The Butterfly House Book Review

The Butterfly House Book Review

Title: The Butterfly House
Author: Katrine Engberg
Published: January 5, 2021, Gallery/Scout Press
No. of Pages: 349
Cover Price: $28.00 Hardcover, $12.99 Kindle

In the second installment of the Kørner and Werner series by bestselling Danish author Katrine Engberg, The Butterfly House detective Anette Werner is on maternity leave, and Jeppe Kørner is temporarily staying at his mother’s house until his new apartment is ready to move in. Anette, who didn’t ever want children, has a new baby and is struggling to accept motherhood and a new lifestyle. She wants to get back on the job, and stays in touch with Jeppe to update herself on cases. The main case Jeppe is working is a series of murders where the suspect uses an antique scarificator, which punches 12 holes in the victims and lets them bleed out over a long period of time - a very torturous death. He then dumps them in fountains around the town square and near hospitals. Early on, Jeppe and other detectives working the case, discover that all of the victims worked at a psychological care center that was closed two years prior after one of the counselors drowned and a patient committed suicide. There are also some sub-plots where supporting characters from the first installment, Gregors, staying with newly retired and bored, Esther DeLaurenti, is put in the hospital where a nurse appears to be killing off patients who are complaining.

While Engberg is an excellent storyteller, and the story, as well as the sub-plots flow and keep readers on the edge, there are a few errors in translation; however, they don’t really affect the story or characters. Engberg could use a good editor who is a little more familiar with the Danish/English languages. However, the characters are very well developed – not only Kørner and Werner (she isn’t quite so likeable in this novel because she doesn’t appear to care much about her baby), but the supporting characters, and they are actually intriguing due to the Danish culture which isn’t particularly familiar to most Americans. There are twists and turns in this novel, and Jeppe is under a lot of pressure from his superiors to solve the case, which is getting a lot of attention in the news. Both Jeppe and Anette, as well as some of the other detectives put themselves in grave danger in a few scenarios, and that makes the novel even harder to put down. There are several tenable suspects, and readers don’t find out who the actual murderer is until the dénouement at the very end.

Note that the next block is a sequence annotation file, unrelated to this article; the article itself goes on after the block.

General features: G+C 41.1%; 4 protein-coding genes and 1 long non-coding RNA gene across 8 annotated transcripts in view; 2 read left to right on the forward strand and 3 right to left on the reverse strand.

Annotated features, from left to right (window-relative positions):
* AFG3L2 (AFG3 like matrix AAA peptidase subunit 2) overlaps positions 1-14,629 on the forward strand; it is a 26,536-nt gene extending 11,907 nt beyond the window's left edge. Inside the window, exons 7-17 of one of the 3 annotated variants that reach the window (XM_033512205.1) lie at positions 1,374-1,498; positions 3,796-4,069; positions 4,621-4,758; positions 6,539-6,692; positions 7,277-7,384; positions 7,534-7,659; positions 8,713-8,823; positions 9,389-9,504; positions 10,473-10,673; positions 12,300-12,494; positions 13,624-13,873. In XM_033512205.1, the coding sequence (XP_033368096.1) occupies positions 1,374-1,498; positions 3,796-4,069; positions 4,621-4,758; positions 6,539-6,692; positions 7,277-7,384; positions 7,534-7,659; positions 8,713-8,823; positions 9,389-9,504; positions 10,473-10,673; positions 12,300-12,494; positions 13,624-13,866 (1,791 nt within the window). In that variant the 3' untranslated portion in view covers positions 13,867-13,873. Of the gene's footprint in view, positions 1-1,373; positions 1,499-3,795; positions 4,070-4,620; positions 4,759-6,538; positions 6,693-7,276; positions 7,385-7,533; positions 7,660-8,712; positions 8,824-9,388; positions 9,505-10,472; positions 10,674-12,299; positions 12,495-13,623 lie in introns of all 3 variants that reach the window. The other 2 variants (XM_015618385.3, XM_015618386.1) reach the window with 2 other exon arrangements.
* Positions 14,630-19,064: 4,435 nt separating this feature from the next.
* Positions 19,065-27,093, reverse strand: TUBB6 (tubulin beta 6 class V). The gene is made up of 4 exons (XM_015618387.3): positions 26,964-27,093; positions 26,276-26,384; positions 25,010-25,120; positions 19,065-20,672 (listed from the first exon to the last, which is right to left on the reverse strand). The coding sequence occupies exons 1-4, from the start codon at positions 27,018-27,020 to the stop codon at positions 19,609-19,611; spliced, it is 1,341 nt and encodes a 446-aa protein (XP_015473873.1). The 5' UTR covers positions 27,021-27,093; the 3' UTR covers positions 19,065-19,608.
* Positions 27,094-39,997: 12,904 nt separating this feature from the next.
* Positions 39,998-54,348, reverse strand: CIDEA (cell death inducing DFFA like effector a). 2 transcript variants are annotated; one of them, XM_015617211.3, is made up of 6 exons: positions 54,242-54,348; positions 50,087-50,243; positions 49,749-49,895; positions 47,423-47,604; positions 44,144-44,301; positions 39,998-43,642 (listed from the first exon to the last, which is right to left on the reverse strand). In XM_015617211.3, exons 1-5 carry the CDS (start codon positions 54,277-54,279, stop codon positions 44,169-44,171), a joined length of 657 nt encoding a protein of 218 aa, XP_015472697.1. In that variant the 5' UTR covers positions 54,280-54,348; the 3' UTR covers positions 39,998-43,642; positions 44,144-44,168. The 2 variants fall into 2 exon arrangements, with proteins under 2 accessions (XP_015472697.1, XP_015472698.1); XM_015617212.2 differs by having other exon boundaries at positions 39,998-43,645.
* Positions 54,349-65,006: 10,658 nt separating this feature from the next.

Highly recommended, this novel gives readers insight into an alternative culture as well as plenty of suspense. Most readers will anticipate the next installment.

Special thanks to NetGalley for supplying a review copy of this book.

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